I previously highlighted some notable excerpts from the first day of a recent two day set of hearings held by the Commission on Wartime Contracting in Iraq and Afghanistan. Now I would like to do the same with respect to the second day, held on June 21, which was titled "Private Security Contractors in Iraq: Where are we going?"
The CWC heard two panels of witnesses on America's use of private security contractors in Iraq. The first panel testified on roles, responsibilities, planning, and program management of PSCs, all in the context of the U.S. military drawdown in Iraq and the pending hand-off of security responsibilities there from the Department of Defense to the Department of State.
Witnesses for the first panel were Gary J. Motsek, Assistant Deputy Under Secretary of
Defense (Program Support), Department of Defense; Edward M. Harrington, Deputy Assistant Secretary of the Army (Procurement), Office of the Assistant Secretary of the Army (Acquisition, Logistics, and Technology); Charlene Lamb, Deputy Assistant Secretary for International Programs, Department of State; and David B. Blackshaw, Overseas Security Division Chief, Office of Security, U.S. Agency for International Development. In addition, Randy Streufert, Director, Overseas Security Division Chief, U.S. Agency for International Development, joined Mr. Blackshaw at the Commission's invitation after the start of the hearing and gave testimony on behalf of USAID.
Second-panel witnesses were executives of private security firms who spoke on oversight, responsibility and management, determination of inherently governmental functions, performance of armed PSCs, and identification and implementation of lessons learned. Witnesses for the second panel were Don Ryder, vice president, training/mentoring and security, DynCorp International; Kristi Clemens Rogers, president, Aegis LLC; Ignacio Balderas, director and CEO, Triple Canopy. (A fourth PSC executive, Jerry Torres, CEO, Torres Advanced Enterprise Solutions, had agreed to testify, but did not attend the hearing.)
From the joint opening statement of the CWC Co-Chairs:
There are about 19,000 PSC employees working in Iraq; about 14,000 of them are under Department of Defense contracts, and roughly 5,000 work for the Department of State and the U.S. Agency for International Development (USAID).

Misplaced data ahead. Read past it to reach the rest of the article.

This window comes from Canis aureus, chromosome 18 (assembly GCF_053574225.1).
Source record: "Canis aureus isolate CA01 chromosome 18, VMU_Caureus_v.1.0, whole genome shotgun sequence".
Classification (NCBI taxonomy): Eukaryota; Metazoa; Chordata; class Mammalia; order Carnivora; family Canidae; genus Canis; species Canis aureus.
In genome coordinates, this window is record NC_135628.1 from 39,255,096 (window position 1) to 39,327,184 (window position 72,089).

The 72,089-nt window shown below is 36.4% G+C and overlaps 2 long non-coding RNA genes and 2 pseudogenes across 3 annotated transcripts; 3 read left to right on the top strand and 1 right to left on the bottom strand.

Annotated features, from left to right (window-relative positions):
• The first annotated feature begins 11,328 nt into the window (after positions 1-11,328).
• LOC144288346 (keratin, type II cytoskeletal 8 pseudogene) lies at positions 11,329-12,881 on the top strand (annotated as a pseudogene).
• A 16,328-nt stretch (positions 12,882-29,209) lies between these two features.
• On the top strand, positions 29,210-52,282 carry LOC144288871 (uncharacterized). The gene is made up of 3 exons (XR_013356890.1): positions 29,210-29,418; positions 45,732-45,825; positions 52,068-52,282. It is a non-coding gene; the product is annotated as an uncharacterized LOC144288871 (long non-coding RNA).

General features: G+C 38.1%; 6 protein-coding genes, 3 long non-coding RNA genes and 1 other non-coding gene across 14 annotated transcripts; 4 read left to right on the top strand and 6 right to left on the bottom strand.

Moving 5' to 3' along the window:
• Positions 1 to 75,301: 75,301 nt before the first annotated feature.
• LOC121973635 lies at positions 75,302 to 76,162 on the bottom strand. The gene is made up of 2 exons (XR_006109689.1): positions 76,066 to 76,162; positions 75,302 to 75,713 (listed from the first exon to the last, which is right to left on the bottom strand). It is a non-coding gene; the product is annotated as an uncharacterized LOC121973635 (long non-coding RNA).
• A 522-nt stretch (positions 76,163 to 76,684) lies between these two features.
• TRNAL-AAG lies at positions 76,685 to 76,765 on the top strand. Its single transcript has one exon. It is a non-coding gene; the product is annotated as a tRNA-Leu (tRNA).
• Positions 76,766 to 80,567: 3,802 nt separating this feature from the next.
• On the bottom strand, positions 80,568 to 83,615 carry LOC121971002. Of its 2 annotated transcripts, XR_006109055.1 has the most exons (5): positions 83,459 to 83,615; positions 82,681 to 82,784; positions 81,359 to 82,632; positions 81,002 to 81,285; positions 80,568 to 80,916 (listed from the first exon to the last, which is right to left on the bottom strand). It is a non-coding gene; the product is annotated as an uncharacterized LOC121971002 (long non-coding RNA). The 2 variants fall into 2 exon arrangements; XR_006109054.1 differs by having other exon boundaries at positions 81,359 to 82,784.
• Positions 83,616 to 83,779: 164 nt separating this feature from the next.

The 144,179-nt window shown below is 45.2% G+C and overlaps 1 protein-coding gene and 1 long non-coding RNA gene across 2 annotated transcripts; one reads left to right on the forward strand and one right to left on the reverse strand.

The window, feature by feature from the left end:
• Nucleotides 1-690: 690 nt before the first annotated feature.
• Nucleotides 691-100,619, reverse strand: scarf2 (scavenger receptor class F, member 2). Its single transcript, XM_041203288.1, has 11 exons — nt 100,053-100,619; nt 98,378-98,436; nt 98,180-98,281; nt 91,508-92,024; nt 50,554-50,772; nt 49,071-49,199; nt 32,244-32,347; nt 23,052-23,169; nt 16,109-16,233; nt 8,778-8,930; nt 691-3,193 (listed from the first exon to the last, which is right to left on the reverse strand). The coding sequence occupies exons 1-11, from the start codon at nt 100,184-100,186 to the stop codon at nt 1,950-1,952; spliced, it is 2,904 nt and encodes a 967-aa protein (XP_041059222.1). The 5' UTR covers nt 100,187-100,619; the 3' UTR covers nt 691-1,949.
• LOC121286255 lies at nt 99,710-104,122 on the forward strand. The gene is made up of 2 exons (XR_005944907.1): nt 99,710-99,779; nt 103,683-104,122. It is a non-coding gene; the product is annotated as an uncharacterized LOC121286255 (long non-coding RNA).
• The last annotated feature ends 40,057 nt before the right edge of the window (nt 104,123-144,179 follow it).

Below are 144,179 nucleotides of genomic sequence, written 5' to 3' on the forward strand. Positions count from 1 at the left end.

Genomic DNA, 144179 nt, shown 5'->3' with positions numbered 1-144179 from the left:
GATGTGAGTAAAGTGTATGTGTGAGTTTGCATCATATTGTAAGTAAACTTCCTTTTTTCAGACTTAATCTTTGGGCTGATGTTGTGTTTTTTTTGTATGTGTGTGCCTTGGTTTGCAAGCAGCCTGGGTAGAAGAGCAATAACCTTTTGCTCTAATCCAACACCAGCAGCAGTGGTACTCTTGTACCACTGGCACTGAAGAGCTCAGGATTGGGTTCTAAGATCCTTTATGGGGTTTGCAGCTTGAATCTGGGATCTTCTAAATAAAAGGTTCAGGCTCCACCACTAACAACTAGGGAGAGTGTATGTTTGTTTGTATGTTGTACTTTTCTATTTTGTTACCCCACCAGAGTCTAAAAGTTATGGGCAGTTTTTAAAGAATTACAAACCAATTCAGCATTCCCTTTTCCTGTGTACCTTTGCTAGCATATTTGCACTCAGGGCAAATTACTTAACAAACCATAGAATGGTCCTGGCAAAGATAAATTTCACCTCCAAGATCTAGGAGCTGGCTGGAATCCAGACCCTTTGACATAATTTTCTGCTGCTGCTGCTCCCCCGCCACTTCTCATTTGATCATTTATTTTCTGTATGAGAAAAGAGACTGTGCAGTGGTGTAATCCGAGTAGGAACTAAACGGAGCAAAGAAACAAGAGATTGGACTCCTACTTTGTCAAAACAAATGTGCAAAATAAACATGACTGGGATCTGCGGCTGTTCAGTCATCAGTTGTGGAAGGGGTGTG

The massive drawdown of U.S. forces in Iraq aims at cutting our military presence to less than 50,000 by the end of August, and to zero by the end of 2011.
Most of the security duties currently executed by the U.S. military in Iraq and by DoD contractors are being handed off to the Department of State.
State will need more security contractors, many of them with special skills.
The drawdown and the security-function hand-off will put increased strain on our systems for planning, acquiring, overseeing, contract- and program-managing, and evaluating performance related to PSC work.
Let me give you some specifics to clarify the foundations and the implications of these
facts. Commissioner Green and I, accompanied by some Commission staff experts, were in Iraq last month to prepare for this hearing. We met with DoD, State, and USAID people involved in security issues. And we got out into the country, visiting four forward operating bases (FOBs). Our fact-finding visit confirmed what our research and our hearings have already documented: there are already weaknesses in America's use of PSCs, especially with respect to effective internal controls to ensure full and proper vetting of security contractors. The problems may get bigger and more costly in the months ahead. We saw significant problems at three of the four FOBs we visited. At one FOB, we found 17 Iraqis and more than 50 third-country nationals had been on guard duty protecting that U.S. base for about two weeks without proper vetting. At another, a contractor CEO intervened personally to try to get third-country nationals posted to guard duty before they were properly authorized. Fortunately, military officers turned him down. These lapses and others like them could, obviously, turn into very bad situations if unauthorized, unvetted PSCs turned out to be sympathetic to insurgents.
Such concerns will only grow, for at least four reasons:
1. The State Department lacks the personnel, equipment, experience, and training to take on some of the security functions that have been provided by DoD. These could include quick-reaction combat teams, route-clearance capabilities, recovery of wounded personnel and damaged vehicles, the counter-rocket and counter-battery teams that return hostile indirect fire within seconds, and the experts and vehicles that detect and dispose of improvised explosive devices, or IEDs.
2. The Iraqi government currently lacks many of these capabilities, as well as a robust and consistent system for monitoring and regulating PSC operations in the country.
3. While the military's planning for its part of the Iraq drawdown appears to be thorough and well executed, we have found plans for contractor management during and after the drawdown much less developed--and have made that concern known to the Executive Branch.
4. The dramatic expansion of State's security responsibilities in Iraq could lead to weakly managed contractors performing inherently governmental functions in a combat zone--a scenario with large downside risks on both policy and practical grounds, such as concerns for the safety of remaining government and contractor employees. These are huge challenges, driven by both the scale and the peculiarities of our engagement in Iraq. The United States has used PSCs in other areas such as the Balkans, but never on such a scale as in Iraq and Afghanistan. The exigencies of the Iraq drawdown and the Defense-to-State hand-off aggravate the problems already created by the scale of PSC use, including the loose PSC oversight practiced by USAID.